A guide to the indigenous Spanish and local Riojan grape varieties

Rioja's Red Grapes

Tempranillo
The classic red grape variety of Spain, and in particular, Rioja.
On its own Tempranillo produces soft supple wines, with aromas of soft red summer fruits like strawberries and raspberries.

Tempranillo produces wines of great structure, wines which can be enjoyed as young, fresh wines for early drinking or matured for many years to become wines famous for their depth, character and elegance.

Mazuelo
This grape variety can be blended with Tempranillo to add colour, weight and tannins which helps the wine to age gracefully. Mazuelo on its own is very rare.

Garnacha
This grape variety adds warmth and spice both for early drinking and aged styles of Rioja. Single varietal Garnacha wines are starting to make their way to the UK so keep your eyes peeled for warm, spicy everyday drinking wines and the refined, highly prized wines made from “old vine” Garnacha.

Graciano
As a blending partner with Tempranillo, a small quantity of Graciano (typically 3-5%) can add extra fruit and elegance to the wine. But as a grape variety, Graciano is capable of making varietal wines of great character and finesse. They can often be very long lived.

Rioja's White Grapes

Viura
Viura produces clean, fresh, zesty and lightly herby young white wines.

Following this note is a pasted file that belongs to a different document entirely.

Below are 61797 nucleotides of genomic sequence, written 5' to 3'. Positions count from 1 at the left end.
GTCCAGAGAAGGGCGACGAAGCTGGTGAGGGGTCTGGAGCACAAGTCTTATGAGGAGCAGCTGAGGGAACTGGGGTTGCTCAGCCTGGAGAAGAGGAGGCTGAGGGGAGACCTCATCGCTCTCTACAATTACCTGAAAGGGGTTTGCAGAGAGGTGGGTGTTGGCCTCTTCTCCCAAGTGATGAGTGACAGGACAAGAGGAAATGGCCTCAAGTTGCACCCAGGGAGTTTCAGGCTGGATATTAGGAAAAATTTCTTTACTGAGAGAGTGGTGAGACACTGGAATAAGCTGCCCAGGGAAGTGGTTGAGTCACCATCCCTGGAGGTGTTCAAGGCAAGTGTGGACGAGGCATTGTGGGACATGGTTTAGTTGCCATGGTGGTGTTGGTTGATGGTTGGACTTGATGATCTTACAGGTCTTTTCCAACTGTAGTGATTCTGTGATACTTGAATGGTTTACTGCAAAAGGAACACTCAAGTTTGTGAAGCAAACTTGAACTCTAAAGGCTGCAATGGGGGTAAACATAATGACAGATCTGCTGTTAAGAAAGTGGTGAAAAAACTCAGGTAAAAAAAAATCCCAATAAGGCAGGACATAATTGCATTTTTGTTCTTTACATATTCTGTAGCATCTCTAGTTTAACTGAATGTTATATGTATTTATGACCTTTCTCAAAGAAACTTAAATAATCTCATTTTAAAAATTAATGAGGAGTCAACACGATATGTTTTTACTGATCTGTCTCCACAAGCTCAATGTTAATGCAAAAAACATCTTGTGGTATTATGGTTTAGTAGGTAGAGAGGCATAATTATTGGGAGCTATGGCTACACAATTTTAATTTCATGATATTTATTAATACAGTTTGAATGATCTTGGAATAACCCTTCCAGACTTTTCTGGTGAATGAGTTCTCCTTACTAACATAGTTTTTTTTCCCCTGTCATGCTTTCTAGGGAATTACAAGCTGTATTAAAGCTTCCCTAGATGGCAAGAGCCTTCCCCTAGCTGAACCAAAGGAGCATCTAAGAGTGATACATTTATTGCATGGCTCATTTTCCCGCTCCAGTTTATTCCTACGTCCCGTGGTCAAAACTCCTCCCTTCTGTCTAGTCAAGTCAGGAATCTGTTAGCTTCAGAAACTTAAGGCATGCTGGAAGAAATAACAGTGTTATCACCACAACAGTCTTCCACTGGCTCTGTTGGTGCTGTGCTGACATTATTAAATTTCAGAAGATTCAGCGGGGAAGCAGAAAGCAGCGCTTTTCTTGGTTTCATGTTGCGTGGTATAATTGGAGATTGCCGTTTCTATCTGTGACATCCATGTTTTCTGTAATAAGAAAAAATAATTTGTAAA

Garnacha blanca
This grape variety can be used in small amounts to add weight and body to Viura wines which are aged for 6 months or more. However, small amounts of varietal wines are made from Garnacha Blanca grapes from very old vines to produce concentrated and exceptional white wines.

Malvasia
This grape variety is used in small quantities alongside Viura to make classic oak-aged white wines. Its musky, savoury character, added to the fresh crispness of the Viura and the vanilla of the oak produce wines of great individuality and style.

Rioja's New Grape Varieties

In 2007, Rioja regulators approved the use of 9 new varieties of grapes, enabling greater complexity in its white wines while maintaining its identity and heritage.

These include three non-native varieties —Chardonnay, Sauvignon Blanc and Verdejo— as well as three native ones —Maturana Blanca, Tempranillo Blanco and Turruntés. Another three native minority grape varieties, these red, were also approved: Maturana Tinta, Maturano (also known as Maturana Parda) and Monastel.

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